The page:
Selen Güler, University of Washington
Moral classifications continually influence people’s judgments, actions, and place in social space. The economic sphere is no different. However, how the state moderates morality in markets, has not been placed under much scrutiny. A tax that is implemented on goods because they are deemed harmful to society, is a direct example of moral exercise on the part of the state. So, I ask, how does morality shape and is shaped by the changes in the tax system? I examine the effects of the new tax on sweetened beverages, which has been gaining currency across the United States. I use evidence from a factorial vignette to show how taxing a morally debated commodity influences people’s moral evaluations of consumption. I also experimentally manipulate the race and class of the imagined soda consumer to test how social status matters for evaluations of a morally contested consumption practice. To investigate moral variability with respect to taxing soda, and the social markers of the buyer, I test how people evaluate soda consumers in reference to the US market for healthcare. Respondents consider buying soda as less wrong, and less relevant for health care, when the tax is present. Study also points to significant variation in moral judgements based on the respondents’ social markers. I find evidence suggesting that lower status groups may be held to lower standards of moral conduct in comparison to members of higher status groups, even when they engage in identical consumption practices. For the existing research on morality and markets, this indicates the significance of contemporary status politics. Overall, the broader lesson about the state and morality goes beyond the beverage tax: moral valuation needs to be considered alongside monetary valuation, when turning to market-based instruments to effect social and political change.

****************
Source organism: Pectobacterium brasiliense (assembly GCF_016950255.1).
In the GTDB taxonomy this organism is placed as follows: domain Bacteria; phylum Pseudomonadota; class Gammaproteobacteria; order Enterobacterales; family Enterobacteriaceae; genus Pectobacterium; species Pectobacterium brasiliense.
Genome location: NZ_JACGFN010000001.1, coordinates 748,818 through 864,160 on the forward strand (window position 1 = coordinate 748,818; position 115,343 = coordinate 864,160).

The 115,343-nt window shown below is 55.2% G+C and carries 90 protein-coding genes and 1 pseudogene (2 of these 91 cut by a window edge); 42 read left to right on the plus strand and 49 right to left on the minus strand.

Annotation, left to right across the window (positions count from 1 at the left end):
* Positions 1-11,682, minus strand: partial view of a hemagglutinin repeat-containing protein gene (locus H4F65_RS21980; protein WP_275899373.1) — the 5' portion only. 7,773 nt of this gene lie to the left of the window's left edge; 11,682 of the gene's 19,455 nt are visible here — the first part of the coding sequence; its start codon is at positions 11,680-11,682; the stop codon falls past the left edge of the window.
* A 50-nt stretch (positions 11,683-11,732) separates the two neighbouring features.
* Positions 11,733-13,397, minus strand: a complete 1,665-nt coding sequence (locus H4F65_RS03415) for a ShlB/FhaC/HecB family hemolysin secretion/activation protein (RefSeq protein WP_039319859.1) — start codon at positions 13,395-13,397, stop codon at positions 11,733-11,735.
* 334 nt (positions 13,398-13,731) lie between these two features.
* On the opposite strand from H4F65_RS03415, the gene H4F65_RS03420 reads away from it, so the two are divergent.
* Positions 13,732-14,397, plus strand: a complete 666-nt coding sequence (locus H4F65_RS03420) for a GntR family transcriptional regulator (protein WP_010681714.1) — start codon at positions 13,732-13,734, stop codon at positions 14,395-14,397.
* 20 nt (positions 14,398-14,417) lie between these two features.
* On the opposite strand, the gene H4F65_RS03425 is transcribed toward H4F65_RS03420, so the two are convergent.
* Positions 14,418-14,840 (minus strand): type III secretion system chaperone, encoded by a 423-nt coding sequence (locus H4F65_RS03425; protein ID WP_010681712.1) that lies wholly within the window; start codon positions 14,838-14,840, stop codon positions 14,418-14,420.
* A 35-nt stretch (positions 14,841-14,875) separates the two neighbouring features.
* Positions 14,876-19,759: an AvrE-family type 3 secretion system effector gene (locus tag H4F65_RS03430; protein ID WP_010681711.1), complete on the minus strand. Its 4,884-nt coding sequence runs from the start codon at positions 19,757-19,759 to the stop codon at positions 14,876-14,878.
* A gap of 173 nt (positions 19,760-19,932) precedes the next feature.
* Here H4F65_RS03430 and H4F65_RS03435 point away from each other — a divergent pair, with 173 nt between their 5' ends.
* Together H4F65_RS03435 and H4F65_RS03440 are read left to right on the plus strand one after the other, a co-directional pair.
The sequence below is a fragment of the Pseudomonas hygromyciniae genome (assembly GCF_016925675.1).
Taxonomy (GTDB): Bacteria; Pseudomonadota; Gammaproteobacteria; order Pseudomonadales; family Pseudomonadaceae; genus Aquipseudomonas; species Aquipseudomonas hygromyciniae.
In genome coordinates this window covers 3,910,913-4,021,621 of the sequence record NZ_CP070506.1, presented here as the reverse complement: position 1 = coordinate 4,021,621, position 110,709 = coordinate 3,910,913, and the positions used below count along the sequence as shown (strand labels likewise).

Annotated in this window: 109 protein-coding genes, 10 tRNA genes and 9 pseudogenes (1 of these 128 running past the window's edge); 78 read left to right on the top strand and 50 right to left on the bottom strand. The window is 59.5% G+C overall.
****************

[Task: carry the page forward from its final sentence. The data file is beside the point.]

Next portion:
No extended abstract or paper available
Presented in Session 41. Moral Commitments and Political Action